Thursday, April 3, 2008



Yesterday, the Senate passed, over Republican crocodile tears for many of its provisions, a housing bill that is perhaps the most feeble- minded and scrofulous piece of legislation to come out of Washington in years, and that is saying something.

There are so many things wrong with this bill that it is hard to begin. First, there is a $6 billion dollar tax break (essentially letting them carry back losses further than they otherwise would be allowed) for homebuilders, a provision with which the “free market” Republican had no problem. While morally reprehensible and economically debilitating, this legislative equivalent of desiccated bowel fruit is no different from much of what comes out of Washington: a favored constituency makes billions when the times are good. When bad times come, usually, as in this case, due to the excesses, poor judgment, sloppiness, and gormless business decisions of that very constituency, we, the taxpayers, are forced to pick up at least a portion of the bill. Privatizing the returns, socializing the risks. It happens all the time, but seems to be far more the rule, and less the exception, when responsible, “free market” Republicans occupy the White House and have at least a measure of influence in the Congress.

The really malodorous provisions of this bill, however, are an increase in the size of the loans, to $550,000, that the FHA (read you the taxpayer) can back and $10 billion of bonding authority for the states to issue mortgage revenue bonds to refinance soured home loans and to provide loans for first time homebuyers. What both provisions amount to is an effort to make it easier for people who can’t afford homes to buy homes, which is the genesis of the financial problem we face. Just as by allowing Fannie and Freddie to expand their balance sheets (See my 3/20/08 and 1/17/08 posts.), the federal government is trying to solve the problem of excess leverage with more leverage, with this piece of legislation the government is trying to solve the problem of overextended “homeowners” by creating more overextended “homeowners.” Only, in this instance, when these “homeowners” default, it will not be the banks, investment banks, money managers, speculators, and other Republican constituencies who are left holding the bag: it will be you, as a federal and state taxpayer, who will be left to foot the bill. Your government at work.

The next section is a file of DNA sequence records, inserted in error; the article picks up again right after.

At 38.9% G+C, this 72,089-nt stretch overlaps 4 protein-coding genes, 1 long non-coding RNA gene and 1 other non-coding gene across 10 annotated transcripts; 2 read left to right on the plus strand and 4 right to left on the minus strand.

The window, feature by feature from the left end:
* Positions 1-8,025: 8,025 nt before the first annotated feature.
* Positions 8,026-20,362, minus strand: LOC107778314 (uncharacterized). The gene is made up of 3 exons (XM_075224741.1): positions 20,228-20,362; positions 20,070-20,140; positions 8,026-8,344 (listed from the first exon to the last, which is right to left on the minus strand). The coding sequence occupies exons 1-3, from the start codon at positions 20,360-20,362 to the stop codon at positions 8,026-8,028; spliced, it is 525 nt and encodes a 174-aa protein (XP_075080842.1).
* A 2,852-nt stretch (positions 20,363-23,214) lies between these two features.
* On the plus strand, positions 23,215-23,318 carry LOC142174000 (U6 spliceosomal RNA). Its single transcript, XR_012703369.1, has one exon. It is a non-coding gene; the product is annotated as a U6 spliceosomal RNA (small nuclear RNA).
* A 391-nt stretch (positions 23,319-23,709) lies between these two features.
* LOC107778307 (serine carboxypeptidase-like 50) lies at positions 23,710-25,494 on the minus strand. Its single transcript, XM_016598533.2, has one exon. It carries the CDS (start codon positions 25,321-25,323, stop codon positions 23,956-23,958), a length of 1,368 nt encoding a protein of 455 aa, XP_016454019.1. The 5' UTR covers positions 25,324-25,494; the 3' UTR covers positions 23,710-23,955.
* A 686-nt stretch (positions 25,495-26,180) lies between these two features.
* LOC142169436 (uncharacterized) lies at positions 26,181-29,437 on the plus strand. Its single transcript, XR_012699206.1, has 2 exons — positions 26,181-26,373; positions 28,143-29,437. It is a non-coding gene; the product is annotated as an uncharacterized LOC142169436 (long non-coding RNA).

There is a provision in the expansion of the FHA lending authority that proponents of the bill will tout as a step toward “responsibility.” That provision requires (Are you sitting down?) an increase in the required down payment for an FHA loan from 3% to a whopping 3.5%. Oh, boy! That will surely root out the fiscally precarious! And Barney Frank (lest people think I am a partisan pol basher) is objecting to this onerous increase in the down payment requirement. Apparently, Mr. Frank wants to make sure more deadbeats own homes with your money.

Ain’t Washington grand?


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Jeff Bulger - EC MBA said...

"...legislative equivalent of desiccated bowel fruit..."

love it.